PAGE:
Diversity of juries may lead to fairer verdicts, study says

Members of mixed-race panels more likely to share information

May 26, 2006|By HILARY MACGREGOR | HILARY MACGREGOR,LOS ANGELES TIMES

Do mixed-race juries reach fairer verdicts than all-white panels?

Although social scientists say juries usually manage to produce defensible verdicts, researchers have found that more diverse juries -- specifically ones that include black and white members -- are more likely to share information, make fewer errors in evaluating the facts and perhaps reach fairer verdicts than all-white juries.

The study, conducted with mock jurists, was published in this month's issue of the Journal of Personality and Social Psychology.

The difference in jury performance could not be attributed solely to the input of minorities, the study found. Sometimes the mere presence of minorities changes the behavior of white jurors.

"I think the traditional perception about diversity is that [it] is going to be a good thing because African-Americans will bring something novel to the table," said Sam Sommers, assistant professor in the department of psychology at Massachusetts' Tufts University and the study's author.

Although that's true, he said, "a lot of the results of this study come from white jurors acting differently when they were in diverse groups."

In short, Sommers said, diversity appears to help members of a group think more deeply and clearly.

"I think the argument could be made that in a homogeneous group, where everyone is like us, it's easy to be a little lazier and take those cognitive shortcuts," he said. "Diversity seems to be one potential way to shake us out of that, and to attend more carefully to our surroundings."

Janet Schofield, a professor of psychology at the University of Pittsburgh, said the study contradicts the idea of a "colorblind" society. Juries made up of one ethnic group can let stereotypes shape their assumptions, she says, but juries with at least two ethnic groups are more likely to broaden their perspective.

"There is an awareness that other jurors may be watching you and judging you," said Schofield, who specializes in integration and interracial behavior. "It might make people be, or appear to be, particularly careful. It could be that they really are, or they want to look that way, so they are not open to charges of having been unfair or racist."

For the study, Sommers recruited 121 people from a jury pool at a courthouse in Washtenaw County, Mich., and 79 people through newspaper advertisements in the same area.

All 200 of the study participants were eligible for jury duty. Of the participants, 60 percent were female and 40 percent were male; 83 percent were white and 17 percent were black. They ranged in age from 18 to 78.

Participants were randomly assigned to 29 six-person juries that were either all white or made up of four whites and two blacks. Most groups had an alternate.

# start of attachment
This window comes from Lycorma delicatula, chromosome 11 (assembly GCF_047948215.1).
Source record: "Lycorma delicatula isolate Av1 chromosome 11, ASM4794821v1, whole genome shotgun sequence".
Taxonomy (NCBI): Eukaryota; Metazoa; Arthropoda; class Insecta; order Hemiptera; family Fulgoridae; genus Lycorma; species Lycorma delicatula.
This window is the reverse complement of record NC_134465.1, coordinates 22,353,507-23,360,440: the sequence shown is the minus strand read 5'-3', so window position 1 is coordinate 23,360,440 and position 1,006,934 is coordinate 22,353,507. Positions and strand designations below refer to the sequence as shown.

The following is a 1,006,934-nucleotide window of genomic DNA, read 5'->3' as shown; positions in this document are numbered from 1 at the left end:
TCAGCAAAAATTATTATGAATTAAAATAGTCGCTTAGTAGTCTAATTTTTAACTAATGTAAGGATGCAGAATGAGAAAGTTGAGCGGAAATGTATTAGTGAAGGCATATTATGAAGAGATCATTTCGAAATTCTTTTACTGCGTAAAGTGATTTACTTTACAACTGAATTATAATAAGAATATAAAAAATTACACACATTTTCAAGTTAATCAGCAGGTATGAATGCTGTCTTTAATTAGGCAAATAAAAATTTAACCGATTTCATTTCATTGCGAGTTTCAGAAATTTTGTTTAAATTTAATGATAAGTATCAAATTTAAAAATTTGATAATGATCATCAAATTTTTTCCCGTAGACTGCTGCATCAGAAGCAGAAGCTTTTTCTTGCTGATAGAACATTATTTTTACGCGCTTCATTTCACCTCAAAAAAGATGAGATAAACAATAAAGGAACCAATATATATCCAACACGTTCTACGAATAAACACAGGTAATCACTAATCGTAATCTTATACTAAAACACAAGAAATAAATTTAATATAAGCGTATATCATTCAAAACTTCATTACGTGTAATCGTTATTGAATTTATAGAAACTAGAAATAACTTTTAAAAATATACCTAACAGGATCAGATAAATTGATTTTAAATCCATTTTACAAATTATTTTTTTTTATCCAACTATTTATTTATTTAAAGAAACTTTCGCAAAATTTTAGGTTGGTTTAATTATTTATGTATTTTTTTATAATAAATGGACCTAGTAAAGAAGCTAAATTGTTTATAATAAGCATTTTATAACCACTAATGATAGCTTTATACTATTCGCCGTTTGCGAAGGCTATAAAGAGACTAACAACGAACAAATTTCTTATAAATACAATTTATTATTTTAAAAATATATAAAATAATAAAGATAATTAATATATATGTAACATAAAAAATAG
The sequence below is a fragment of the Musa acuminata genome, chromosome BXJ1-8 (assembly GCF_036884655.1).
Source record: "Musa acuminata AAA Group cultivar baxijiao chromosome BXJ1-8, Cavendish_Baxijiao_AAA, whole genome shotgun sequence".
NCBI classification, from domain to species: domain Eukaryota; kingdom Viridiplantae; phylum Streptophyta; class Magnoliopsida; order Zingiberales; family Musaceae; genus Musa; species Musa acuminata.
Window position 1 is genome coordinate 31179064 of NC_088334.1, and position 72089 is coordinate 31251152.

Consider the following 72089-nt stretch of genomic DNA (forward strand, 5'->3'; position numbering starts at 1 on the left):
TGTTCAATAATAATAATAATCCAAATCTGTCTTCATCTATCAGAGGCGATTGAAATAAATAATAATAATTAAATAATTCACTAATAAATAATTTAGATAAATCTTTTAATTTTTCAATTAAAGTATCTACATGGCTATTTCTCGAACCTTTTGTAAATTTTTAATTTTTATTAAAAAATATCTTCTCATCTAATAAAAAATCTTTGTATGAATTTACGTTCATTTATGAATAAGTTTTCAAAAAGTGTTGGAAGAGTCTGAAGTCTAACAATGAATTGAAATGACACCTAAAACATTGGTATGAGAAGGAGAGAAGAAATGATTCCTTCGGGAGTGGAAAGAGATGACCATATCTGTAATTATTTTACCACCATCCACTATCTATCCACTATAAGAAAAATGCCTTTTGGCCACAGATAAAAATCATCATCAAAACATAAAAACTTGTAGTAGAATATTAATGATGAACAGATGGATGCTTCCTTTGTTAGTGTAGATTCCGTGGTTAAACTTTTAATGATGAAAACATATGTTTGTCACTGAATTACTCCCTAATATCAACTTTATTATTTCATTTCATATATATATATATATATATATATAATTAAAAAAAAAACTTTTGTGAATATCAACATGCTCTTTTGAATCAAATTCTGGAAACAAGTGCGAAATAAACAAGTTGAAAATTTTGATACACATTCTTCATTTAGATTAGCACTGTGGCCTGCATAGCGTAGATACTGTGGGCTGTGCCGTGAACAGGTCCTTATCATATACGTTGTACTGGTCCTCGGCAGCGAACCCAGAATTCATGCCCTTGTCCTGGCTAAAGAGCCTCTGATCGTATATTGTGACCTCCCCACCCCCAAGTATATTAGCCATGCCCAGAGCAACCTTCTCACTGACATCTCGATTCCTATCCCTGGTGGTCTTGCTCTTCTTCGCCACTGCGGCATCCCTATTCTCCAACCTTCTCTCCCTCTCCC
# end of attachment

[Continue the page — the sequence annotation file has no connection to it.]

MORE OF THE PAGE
Half the juries received a voir dire questionnaire that asked race-related questions designed to detect racial bias, such as: "Do you have any biases or prejudices that might prevent you from judging an African-American defendant fairly?" or "In your opinion, how does the race of a defendant influence the treatment she/he receives in the legal system as a whole?"

The mock jurors were then shown a 30-minute video summary of the trial of a black defendant charged with sexual assault. The prosecution presented testimony from two victims, neither of whom could identify the assailant's face, though one could describe a scar on his torso.

The core of their case was forensic evidence from semen and hair at the crime scene that were consistent, but not a definitive match, with the defendant. The defense focused on the lack of eyewitness evidence and unreliable methods used by the lab that did the DNA analysis.

At this point -- before deliberations -- the mock jurors were privately polled on whether they believed the defendant was guilty. Of those who were not asked about race during voir dire, 47 percent said the defendant was guilty while only 34 percent of those who were asked race-related questions said the defendant was guilty.

The findings suggest that merely asking race-related questions before the trial may remind jurors to keep their minds open and free of prejudice, Sommers said.

In addition, 50 percent of the participants on the all-white juries said the defendant was guilty before deliberations, while only 34 percent of the whites in the diverse groups made that judgment.

In this study, one all-white jury reached a unanimous guilty verdict, 16 groups reached a unanimous not guilty verdict, and 12 groups did not reach a verdict within the one-hour time limit.

But perhaps more interesting than the outcomes was what went on during jury deliberations, which were all taped, coded and analyzed. Only five of the 14 all-white groups mentioned racism during deliberations, and when they did, at least one member played down the issue or tried to change the subject.

In the nine racially mixed juries, however, discussion of racism was stifled only twice. Analysis also found that whites in all-white groups made more inaccurate statements than either blacks or whites in diverse groups.

Philip K. Anthony, chief executive of the trial consulting firm DecisionQuest, agreed that members of a diverse jury would reach out more to fellow jurors and make the effort to be understood.

"Fundamentally, when you are part of a diverse group, you have less confidence in the place in society that the others in your group come from," Anthony said. "As a result, people are instinctively cautious. They want to make sure they are listening to fellow jurors; they want to make comments that are interpreted clearly."

Hilary MacGregor writes for the Los Angeles Times.

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